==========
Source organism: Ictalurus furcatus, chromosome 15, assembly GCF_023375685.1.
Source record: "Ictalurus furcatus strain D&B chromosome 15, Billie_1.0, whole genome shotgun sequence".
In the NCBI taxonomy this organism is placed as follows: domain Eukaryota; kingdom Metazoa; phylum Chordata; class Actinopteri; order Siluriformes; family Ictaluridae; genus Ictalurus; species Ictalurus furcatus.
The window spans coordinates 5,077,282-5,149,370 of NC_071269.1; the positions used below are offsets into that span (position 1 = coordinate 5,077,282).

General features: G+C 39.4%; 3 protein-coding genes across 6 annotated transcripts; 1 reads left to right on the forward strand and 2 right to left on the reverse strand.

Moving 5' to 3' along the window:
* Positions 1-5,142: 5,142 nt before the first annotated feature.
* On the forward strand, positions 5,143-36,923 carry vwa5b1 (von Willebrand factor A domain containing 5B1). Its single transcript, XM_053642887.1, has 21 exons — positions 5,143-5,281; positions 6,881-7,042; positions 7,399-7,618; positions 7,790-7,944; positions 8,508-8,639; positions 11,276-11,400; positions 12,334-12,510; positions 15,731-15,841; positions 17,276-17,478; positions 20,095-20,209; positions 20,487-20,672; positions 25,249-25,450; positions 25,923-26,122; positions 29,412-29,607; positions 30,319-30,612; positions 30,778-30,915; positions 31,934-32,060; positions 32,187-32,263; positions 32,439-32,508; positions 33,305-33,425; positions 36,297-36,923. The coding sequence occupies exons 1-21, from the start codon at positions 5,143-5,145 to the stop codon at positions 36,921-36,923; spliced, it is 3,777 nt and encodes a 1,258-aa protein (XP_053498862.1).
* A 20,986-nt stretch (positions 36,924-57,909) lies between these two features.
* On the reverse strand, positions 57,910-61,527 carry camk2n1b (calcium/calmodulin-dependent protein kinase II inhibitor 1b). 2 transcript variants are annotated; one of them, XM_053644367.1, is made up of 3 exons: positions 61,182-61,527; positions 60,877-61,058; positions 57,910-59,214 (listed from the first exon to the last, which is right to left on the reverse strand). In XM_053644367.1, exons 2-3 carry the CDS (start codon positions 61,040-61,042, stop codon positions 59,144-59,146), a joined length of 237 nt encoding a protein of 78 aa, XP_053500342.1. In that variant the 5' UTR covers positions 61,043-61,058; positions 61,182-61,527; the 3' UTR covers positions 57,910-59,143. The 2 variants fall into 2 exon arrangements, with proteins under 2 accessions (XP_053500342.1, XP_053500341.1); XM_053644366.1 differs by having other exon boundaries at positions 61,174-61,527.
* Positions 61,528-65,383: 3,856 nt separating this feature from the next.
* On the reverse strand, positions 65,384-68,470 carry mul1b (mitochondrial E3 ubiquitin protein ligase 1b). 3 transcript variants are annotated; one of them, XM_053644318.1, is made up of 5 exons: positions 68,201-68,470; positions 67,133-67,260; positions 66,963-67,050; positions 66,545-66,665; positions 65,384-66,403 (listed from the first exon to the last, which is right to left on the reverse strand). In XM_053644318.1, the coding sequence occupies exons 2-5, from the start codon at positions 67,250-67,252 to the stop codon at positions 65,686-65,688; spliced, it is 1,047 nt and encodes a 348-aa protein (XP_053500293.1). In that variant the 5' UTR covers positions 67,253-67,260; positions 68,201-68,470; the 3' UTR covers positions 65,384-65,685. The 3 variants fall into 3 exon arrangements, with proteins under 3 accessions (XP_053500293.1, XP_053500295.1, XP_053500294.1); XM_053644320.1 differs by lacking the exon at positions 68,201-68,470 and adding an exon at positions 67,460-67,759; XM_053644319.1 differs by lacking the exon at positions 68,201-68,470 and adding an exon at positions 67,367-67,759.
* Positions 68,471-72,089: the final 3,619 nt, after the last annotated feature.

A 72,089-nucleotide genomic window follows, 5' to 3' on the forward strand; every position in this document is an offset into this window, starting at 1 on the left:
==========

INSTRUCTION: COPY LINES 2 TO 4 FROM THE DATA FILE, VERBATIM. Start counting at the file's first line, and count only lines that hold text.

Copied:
Source record: "Ictalurus furcatus strain D&B chromosome 15, Billie_1.0, whole genome shotgun sequence".
In the NCBI taxonomy this organism is placed as follows: domain Eukaryota; kingdom Metazoa; phylum Chordata; class Actinopteri; order Siluriformes; family Ictaluridae; genus Ictalurus; species Ictalurus furcatus.
The window spans coordinates 5,077,282-5,149,370 of NC_071269.1; the positions used below are offsets into that span (position 1 = coordinate 5,077,282).